Most of the oil on board a rusting super-tanker off war-torn Yemen has been moved to a replacement vessel in a bid to avert a catastrophic spill, the United Nations has said.
The transfer of 1.14 million barrels of Marib light crude from the 47-year-old FSO Safer to the new vessel started last week.
"More than half the oil aboard the decaying FSO Safer has been transferred to the replacement vessel Yemen in the past seven days," the UN resident coordinator for Yemen, David Gressly, said on social media on Tuesday.
Gressly had previously said the entire transfer would take less than three weeks.
The UN hopes the $143 million operation -- for which it is still $20 million short -- will eliminate the risk of an environmental disaster that it estimates would cost $20 billion to clean up.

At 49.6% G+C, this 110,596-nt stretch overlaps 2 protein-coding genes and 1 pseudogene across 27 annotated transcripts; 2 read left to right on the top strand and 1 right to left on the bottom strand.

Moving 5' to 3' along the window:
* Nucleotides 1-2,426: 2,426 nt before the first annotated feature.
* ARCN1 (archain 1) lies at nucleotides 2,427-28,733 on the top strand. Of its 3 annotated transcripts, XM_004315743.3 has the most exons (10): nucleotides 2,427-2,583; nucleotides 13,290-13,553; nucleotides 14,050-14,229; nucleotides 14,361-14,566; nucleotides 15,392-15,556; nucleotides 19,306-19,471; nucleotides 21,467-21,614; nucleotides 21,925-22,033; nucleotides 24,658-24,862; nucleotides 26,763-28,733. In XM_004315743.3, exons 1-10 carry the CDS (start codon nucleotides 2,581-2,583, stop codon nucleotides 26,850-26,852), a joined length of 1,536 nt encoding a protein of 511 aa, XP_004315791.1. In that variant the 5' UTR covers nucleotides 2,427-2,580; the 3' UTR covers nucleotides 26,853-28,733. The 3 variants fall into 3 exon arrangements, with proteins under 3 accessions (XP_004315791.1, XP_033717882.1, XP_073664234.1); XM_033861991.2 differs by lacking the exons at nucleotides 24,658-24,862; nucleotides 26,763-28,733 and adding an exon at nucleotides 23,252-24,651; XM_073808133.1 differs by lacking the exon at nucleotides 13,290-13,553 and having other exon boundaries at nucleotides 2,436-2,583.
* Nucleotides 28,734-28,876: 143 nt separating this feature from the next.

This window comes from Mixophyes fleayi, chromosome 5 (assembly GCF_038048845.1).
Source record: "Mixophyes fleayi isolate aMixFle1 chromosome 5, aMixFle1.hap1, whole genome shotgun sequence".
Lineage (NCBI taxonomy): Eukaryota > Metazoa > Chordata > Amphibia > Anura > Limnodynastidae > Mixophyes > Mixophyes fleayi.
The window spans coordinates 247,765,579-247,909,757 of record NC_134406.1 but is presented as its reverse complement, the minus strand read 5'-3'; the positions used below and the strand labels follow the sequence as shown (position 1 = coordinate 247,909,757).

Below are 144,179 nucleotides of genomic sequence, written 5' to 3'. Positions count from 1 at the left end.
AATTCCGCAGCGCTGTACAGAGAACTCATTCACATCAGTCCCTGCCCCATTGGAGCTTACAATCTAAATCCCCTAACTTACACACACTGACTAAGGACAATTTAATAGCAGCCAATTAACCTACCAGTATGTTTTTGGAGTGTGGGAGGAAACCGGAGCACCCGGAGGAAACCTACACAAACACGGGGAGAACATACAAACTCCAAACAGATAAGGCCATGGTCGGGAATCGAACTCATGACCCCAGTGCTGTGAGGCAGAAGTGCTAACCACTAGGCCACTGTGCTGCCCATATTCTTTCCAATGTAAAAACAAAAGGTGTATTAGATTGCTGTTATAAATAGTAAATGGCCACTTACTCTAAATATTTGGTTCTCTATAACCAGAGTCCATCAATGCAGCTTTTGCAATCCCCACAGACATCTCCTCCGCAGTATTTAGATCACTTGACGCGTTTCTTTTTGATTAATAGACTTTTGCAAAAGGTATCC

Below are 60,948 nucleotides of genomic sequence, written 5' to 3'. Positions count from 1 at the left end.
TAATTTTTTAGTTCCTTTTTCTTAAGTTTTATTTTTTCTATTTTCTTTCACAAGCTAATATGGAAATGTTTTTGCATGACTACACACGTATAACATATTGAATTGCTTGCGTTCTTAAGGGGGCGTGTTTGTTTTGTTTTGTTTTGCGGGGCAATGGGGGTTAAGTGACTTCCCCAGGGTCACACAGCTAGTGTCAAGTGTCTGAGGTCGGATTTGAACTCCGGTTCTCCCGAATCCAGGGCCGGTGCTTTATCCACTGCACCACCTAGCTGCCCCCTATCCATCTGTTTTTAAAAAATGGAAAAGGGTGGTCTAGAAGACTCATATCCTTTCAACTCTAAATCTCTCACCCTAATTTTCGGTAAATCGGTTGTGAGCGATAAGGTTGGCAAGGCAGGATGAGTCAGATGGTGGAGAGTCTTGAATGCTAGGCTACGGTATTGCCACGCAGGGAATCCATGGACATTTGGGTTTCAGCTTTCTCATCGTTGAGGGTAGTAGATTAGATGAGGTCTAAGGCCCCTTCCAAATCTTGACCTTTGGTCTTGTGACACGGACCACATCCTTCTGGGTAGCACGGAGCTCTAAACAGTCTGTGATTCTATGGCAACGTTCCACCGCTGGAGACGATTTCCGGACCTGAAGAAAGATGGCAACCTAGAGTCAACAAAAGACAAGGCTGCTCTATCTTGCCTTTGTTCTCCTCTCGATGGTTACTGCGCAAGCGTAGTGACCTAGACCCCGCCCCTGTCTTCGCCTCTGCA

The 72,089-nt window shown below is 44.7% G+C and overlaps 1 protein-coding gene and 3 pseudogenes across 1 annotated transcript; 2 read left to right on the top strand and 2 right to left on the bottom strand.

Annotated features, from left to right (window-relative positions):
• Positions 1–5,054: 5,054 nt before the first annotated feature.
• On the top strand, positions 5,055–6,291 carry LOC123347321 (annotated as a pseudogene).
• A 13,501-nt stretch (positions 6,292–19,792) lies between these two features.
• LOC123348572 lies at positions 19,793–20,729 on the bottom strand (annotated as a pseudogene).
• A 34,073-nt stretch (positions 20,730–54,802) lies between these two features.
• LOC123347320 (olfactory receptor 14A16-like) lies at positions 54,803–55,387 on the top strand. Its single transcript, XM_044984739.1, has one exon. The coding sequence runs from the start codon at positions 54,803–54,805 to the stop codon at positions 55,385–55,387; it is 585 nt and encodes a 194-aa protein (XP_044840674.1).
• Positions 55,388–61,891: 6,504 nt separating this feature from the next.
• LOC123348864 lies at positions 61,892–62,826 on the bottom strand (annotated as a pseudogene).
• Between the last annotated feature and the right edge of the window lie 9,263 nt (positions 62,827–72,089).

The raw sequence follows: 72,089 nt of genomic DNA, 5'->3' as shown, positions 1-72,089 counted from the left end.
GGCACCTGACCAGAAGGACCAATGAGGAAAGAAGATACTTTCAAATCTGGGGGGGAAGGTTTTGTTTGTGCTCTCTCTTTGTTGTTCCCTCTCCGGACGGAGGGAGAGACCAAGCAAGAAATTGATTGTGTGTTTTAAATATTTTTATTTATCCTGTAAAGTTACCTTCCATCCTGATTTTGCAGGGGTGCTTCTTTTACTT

Because of the Safer's position in the Red Sea, a spill would also cost billions of dollars per day in shipping disruptions through the Bab al-Mandab Strait to the Suez Canal, while devastating ecosystems, coastal fishing communities and lifeline ports.
The Safer, a floating storage and offloading facility, has been moored around 50 kilometres (30 miles) from the port of Hodeida since the 1980s.
It has not been serviced since war broke out eight years ago between rebels, who control the capital Sanaa and the waters where the Safer is positioned, and a Saudi-led coalition backing the internationally recognised government.
The ageing vessel, with its corroding hull, is carrying four times as much oil as was spilled in the 1989 Exxon Valdez disaster off Alaska.
FILE PHOTO: The Nautica, a replacement oil tanker for the decaying FSO Safer, arrives in the Red Sea port of Hodeidah, Yemen July 17, 2023. REUTERS/Adel al-Khadher